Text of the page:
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Angel Reese and the Chicago Sky defeated the Indiana Fever 88-87 in a thrilling comeback in Chicago on Sunday.

Reese scored 25 points and grabbed 16 rebounds to become the first WNBA player to score 8 straight double-doubles.

Fever superstar Caitlin Clark finished with 17 points and a franchise record 13 assists.

According to ESPN, Clark tied the record for the most assists by a rookie in league history.

But Clark didn’t score after the 7:12 mark in the 4th quarter.

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“I’m sure there was an opportunity or two for me to probably attempt another shot there at the end, but I trust my teammates,” Clark said in the post-game press conference. “Obviously, 13 assists, that means my teammates scored off of 13 of my passes. It’s a really great number, so I’m going to give them the ball every time and give them an opportunity to score.”

Reese, 22, won her first game against Clark since turning pro. But Clark holds a 2-1 record over Reese and scored 50 points to Reese’s 44 points in their last three matchups.

After struggling for 27 years, the WNBA is now a legitimate sports league – thanks to Clark’s influence and star power.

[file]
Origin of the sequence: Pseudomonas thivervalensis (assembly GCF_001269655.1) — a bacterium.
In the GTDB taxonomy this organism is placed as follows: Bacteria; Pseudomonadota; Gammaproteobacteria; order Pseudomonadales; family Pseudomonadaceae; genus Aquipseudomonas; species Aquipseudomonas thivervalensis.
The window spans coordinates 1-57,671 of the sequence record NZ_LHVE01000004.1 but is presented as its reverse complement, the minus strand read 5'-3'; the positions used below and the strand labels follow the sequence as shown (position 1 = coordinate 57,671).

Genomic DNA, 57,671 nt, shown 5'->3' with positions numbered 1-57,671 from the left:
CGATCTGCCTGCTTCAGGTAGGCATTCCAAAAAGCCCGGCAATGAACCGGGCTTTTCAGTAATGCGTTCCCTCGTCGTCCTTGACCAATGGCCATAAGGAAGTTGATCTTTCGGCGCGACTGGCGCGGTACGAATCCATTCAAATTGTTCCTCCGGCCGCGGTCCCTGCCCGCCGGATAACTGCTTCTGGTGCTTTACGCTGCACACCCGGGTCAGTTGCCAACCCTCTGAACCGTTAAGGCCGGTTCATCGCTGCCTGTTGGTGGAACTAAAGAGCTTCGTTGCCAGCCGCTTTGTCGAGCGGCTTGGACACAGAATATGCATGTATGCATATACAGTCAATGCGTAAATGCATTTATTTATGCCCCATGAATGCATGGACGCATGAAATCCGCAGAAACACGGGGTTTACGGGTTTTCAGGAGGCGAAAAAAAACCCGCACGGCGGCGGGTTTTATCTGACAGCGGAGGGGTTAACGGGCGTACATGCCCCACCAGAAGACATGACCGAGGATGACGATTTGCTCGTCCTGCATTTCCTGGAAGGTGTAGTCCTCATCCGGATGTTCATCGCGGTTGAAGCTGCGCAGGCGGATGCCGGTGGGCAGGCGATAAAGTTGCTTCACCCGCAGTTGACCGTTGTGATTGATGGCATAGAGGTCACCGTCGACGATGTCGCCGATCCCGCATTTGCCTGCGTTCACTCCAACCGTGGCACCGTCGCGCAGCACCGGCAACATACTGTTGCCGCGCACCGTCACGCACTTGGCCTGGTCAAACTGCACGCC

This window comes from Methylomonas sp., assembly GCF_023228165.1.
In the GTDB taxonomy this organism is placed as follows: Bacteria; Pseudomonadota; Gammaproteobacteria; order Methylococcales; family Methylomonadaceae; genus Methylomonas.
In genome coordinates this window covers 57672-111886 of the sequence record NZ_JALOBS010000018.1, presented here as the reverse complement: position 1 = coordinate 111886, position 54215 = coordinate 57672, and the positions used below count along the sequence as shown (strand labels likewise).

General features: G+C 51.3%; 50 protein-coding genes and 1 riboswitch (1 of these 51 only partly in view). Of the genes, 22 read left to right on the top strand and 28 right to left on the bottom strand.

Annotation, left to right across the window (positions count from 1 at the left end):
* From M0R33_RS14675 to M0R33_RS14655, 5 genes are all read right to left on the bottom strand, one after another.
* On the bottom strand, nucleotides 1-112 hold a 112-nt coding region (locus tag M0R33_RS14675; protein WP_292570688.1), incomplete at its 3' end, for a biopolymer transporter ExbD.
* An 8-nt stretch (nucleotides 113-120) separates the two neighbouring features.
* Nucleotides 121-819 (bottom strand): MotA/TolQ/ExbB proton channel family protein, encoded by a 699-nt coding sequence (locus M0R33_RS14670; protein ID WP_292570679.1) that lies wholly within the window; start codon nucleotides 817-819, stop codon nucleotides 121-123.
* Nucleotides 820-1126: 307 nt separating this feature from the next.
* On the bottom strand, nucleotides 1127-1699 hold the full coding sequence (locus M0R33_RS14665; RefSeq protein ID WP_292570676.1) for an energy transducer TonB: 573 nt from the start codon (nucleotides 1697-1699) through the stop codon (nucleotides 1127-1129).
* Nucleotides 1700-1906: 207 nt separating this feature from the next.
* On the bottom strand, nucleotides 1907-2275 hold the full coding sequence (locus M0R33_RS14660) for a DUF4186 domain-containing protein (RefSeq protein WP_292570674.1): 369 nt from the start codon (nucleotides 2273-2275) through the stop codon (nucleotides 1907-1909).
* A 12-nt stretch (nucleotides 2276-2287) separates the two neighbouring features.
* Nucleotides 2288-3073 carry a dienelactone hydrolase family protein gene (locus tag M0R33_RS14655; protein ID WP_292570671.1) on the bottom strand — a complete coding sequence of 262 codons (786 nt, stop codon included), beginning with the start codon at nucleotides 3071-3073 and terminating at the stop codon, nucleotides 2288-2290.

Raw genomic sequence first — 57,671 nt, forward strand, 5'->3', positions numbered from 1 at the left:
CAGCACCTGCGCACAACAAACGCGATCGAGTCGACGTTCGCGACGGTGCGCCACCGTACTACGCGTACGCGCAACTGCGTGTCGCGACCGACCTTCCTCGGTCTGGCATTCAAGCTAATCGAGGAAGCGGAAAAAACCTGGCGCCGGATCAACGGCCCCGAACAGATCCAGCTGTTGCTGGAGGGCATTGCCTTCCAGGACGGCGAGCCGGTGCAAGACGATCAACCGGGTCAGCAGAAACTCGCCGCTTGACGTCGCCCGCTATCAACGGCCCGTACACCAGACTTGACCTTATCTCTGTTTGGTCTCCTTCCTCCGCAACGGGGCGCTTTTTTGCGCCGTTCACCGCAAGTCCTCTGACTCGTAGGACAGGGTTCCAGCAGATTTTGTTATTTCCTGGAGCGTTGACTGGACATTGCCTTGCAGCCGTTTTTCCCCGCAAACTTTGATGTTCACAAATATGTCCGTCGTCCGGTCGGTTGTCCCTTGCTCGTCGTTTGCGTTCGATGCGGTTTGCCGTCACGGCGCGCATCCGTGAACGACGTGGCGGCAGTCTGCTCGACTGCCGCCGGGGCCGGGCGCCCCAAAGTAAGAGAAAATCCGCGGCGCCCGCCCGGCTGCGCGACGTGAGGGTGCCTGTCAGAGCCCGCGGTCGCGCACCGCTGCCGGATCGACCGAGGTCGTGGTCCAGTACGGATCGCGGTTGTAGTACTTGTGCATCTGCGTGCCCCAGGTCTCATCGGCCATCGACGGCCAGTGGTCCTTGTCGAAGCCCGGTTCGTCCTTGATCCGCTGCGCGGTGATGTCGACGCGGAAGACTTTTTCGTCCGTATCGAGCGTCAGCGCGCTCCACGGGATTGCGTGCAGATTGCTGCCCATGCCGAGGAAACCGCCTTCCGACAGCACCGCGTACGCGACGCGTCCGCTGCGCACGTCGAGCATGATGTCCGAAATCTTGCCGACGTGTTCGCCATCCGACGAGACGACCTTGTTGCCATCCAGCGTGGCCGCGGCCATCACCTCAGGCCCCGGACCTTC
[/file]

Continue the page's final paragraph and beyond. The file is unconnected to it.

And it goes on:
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Many Fever games have been moved to larger venues to accommodate high demand for tickets to see Clark play.

Over 20,000 fans filled Indiana’s Gainbridge Fieldhouse to watch the Fever defeat the Sky 91-83 on June 16.

Only 9,872 seats were sold for Sunday’s Fever vs Sky game at Chicago’s Wintrust Arena.

There’s no doubt that Clark’s star power has made her the league’s main attraction.

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But rather than embrace Clark, WNBA players still view her as an outsider.

During a recent matchup between the Connecticut Sun and the Fever, Sun guard DiJonai Carrington #21 mocked Clark for allegedly flopping.

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Carrington also made headlines for criticizing Clark and the WNBA’s new fans.

“Unfortunately for y’all new fans, we do not just ‘shut up and dribble’ here. Ya picked the wrong league,” Carrington tweeted earlier this month.

Carrington, who is in a relationship with Clark’s teammate NaLyssa Smith, is one of the many LGBTQ activist players who despise Clark for being straight.

Via The NY Post — “As the WNBA’s star rises, it’s become evident why the league had trouble growing in the first place: A very narrow culture — supported by players, longtime fans and even the media — that is as much about progressive politics as it is about hoops.”

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Clark could put a stop to the bullying by speaking out and defending herself. But she refuses to make waves.

Just as she refused to be the hero in the final minutes of Sunday’s game because she probably feared the negativity that awaited her after the game.

Via The NY Post — “Sure, Clark is white and straight in a predominantly black and gay league. But the real issue is that she, unlike, say, fellow rookie Cameron Brink, hasn’t genuflected to the WNBA’s ultra-progressive politics and given a public soliloquy on her privilege.

The 22-year-old phenom only wants to bend a knee to the hoop gods — and drown out any and all noise.”